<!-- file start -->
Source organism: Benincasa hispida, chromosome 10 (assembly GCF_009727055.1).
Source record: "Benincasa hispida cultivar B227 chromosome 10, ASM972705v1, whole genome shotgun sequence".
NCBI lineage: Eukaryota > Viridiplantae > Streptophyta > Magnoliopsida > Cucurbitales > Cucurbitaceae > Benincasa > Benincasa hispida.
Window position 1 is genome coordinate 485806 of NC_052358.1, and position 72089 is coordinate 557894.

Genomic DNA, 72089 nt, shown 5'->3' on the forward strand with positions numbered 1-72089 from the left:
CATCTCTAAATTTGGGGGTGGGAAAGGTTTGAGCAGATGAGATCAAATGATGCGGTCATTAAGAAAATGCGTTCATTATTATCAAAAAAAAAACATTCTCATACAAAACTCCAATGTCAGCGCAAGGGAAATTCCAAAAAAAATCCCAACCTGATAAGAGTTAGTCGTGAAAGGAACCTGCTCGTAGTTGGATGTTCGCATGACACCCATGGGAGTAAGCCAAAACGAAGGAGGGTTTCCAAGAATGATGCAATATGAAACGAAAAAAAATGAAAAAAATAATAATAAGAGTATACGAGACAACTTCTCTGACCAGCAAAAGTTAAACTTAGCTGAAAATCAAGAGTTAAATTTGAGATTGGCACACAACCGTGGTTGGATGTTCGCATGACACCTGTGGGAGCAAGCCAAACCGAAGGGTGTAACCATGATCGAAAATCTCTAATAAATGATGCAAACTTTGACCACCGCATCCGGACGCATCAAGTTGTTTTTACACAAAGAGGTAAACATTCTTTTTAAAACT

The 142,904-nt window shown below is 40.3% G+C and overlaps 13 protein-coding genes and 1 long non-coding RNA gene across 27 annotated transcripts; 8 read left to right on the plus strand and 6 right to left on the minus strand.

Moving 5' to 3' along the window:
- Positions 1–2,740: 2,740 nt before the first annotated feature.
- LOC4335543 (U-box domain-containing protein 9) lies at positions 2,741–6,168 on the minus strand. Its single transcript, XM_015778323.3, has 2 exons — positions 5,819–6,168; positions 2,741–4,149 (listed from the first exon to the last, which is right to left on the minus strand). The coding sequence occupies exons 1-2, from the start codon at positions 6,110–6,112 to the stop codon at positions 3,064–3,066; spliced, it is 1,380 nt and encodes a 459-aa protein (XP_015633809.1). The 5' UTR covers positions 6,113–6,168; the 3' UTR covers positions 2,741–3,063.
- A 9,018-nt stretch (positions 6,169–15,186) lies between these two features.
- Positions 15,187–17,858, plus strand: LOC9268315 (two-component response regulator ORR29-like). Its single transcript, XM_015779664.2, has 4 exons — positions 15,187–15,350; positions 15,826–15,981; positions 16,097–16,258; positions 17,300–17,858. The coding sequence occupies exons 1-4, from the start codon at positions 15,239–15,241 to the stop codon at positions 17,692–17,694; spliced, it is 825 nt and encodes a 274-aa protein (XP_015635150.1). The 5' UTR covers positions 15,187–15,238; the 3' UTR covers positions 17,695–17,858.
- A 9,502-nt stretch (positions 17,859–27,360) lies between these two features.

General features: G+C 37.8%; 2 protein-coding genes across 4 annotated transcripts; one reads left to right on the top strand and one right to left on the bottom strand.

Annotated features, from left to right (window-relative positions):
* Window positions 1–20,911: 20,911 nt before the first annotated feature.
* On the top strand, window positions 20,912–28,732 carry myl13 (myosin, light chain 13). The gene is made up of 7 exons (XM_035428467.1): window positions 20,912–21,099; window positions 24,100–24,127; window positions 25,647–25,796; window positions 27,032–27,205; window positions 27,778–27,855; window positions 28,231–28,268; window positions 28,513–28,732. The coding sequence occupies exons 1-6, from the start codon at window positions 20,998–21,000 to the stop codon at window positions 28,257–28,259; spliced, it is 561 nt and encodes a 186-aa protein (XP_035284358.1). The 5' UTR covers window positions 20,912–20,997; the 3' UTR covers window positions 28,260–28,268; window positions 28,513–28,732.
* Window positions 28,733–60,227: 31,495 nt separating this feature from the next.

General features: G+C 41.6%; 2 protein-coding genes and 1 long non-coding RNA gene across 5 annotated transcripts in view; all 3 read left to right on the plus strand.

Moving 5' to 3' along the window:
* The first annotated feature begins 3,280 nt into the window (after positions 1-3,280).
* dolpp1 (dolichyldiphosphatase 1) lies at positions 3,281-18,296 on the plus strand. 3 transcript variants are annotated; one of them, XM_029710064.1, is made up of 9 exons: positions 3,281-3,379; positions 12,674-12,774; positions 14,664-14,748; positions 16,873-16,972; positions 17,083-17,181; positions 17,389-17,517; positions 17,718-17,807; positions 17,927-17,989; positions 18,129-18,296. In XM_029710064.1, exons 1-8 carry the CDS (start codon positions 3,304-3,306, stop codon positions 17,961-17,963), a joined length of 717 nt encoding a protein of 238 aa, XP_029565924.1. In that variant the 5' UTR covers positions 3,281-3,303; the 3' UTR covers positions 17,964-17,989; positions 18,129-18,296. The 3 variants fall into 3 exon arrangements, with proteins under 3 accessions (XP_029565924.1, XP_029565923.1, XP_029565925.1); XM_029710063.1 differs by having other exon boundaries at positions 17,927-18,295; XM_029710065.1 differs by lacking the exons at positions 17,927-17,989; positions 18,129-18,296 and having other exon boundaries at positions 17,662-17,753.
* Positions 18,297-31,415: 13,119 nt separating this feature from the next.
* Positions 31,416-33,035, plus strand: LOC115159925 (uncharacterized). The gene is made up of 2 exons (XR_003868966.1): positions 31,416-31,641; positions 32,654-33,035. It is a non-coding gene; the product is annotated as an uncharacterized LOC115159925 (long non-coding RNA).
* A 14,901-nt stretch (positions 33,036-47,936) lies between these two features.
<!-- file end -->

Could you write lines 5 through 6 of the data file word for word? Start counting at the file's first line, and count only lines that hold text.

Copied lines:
Genomic DNA, 72089 nt, shown 5'->3' on the forward strand with positions numbered 1-72089 from the left:
CATCTCTAAATTTGGGGGTGGGAAAGGTTTGAGCAGATGAGATCAAATGATGCGGTCATTAAGAAAATGCGTTCATTATTATCAAAAAAAAAACATTCTCATACAAAACTCCAATGTCAGCGCAAGGGAAATTCCAAAAAAAATCCCAACCTGATAAGAGTTAGTCGTGAAAGGAACCTGCTCGTAGTTGGATGTTCGCATGACACCCATGGGAGTAAGCCAAAACGAAGGAGGGTTTCCAAGAATGATGCAATATGAAACGAAAAAAAATGAAAAAAATAATAATAAGAGTATACGAGACAACTTCTCTGACCAGCAAAAGTTAAACTTAGCTGAAAATCAAGAGTTAAATTTGAGATTGGCACACAACCGTGGTTGGATGTTCGCATGACACCTGTGGGAGCAAGCCAAACCGAAGGGTGTAACCATGATCGAAAATCTCTAATAAATGATGCAAACTTTGACCACCGCATCCGGACGCATCAAGTTGTTTTTACACAAAGAGGTAAACATTCTTTTTAAAACT